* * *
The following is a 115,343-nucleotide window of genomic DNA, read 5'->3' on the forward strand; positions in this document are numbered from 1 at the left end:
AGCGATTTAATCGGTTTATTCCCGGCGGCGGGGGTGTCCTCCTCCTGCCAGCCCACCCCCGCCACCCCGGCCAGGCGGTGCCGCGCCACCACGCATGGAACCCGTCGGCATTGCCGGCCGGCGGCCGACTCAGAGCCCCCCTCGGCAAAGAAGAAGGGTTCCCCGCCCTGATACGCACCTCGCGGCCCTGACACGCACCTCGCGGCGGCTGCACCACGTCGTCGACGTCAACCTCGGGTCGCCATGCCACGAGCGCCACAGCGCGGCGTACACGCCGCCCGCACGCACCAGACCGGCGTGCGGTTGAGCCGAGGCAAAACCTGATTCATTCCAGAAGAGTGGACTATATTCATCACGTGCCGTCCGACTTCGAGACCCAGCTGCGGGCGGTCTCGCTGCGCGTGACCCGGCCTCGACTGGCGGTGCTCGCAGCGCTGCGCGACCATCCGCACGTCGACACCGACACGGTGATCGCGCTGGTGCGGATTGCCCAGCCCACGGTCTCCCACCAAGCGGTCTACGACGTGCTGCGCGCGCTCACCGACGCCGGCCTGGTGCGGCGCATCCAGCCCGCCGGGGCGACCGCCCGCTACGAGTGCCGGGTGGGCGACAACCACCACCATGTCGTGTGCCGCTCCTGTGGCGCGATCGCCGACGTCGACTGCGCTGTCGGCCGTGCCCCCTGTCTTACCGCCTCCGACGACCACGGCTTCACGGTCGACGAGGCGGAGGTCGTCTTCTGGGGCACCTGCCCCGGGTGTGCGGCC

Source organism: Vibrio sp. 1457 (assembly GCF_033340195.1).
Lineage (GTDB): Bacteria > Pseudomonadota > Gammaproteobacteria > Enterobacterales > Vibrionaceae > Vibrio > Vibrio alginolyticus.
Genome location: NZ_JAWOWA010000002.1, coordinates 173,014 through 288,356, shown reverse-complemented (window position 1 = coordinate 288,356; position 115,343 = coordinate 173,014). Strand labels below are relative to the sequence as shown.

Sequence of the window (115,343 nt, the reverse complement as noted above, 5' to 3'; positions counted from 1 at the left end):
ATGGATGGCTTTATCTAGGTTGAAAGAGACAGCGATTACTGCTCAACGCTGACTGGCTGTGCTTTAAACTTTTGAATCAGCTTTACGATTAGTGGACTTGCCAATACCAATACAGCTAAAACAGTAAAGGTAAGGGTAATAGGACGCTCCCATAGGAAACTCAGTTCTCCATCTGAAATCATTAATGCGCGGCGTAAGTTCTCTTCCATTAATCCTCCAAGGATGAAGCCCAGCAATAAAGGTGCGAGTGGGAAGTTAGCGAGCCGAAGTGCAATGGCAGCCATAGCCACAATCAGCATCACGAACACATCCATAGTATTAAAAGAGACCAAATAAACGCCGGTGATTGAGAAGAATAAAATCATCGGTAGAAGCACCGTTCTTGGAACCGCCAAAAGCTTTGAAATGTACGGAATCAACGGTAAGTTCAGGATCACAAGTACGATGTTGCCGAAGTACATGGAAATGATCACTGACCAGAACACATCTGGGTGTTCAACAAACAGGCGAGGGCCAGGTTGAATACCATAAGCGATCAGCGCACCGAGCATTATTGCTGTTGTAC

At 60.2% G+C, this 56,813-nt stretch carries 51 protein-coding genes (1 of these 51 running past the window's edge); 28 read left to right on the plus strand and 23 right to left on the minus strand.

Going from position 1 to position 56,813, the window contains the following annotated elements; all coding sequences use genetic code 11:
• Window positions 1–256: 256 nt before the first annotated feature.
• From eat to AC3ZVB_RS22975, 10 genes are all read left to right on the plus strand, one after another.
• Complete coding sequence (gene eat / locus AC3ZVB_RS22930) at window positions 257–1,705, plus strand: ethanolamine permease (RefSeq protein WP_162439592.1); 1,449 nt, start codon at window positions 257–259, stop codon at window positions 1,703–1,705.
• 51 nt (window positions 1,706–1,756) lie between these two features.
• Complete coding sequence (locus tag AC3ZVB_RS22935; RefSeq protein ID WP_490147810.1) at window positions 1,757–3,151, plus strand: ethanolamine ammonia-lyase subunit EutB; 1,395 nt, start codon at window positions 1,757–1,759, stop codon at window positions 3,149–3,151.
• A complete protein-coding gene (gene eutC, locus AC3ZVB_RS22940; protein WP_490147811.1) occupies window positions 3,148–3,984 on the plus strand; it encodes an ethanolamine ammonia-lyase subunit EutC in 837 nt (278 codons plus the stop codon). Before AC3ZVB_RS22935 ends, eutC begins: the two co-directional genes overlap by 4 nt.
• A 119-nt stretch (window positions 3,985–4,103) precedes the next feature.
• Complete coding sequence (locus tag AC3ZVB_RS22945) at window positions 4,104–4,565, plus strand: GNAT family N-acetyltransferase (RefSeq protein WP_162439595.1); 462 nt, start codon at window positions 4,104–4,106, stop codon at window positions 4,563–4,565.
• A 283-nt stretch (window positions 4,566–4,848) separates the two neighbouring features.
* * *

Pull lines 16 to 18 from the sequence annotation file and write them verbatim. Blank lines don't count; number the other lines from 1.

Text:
• A 119-nt stretch (window positions 3,985–4,103) precedes the next feature.
• Complete coding sequence (locus tag AC3ZVB_RS22945) at window positions 4,104–4,565, plus strand: GNAT family N-acetyltransferase (RefSeq protein WP_162439595.1); 462 nt, start codon at window positions 4,104–4,106, stop codon at window positions 4,563–4,565.
• A 283-nt stretch (window positions 4,566–4,848) separates the two neighbouring features.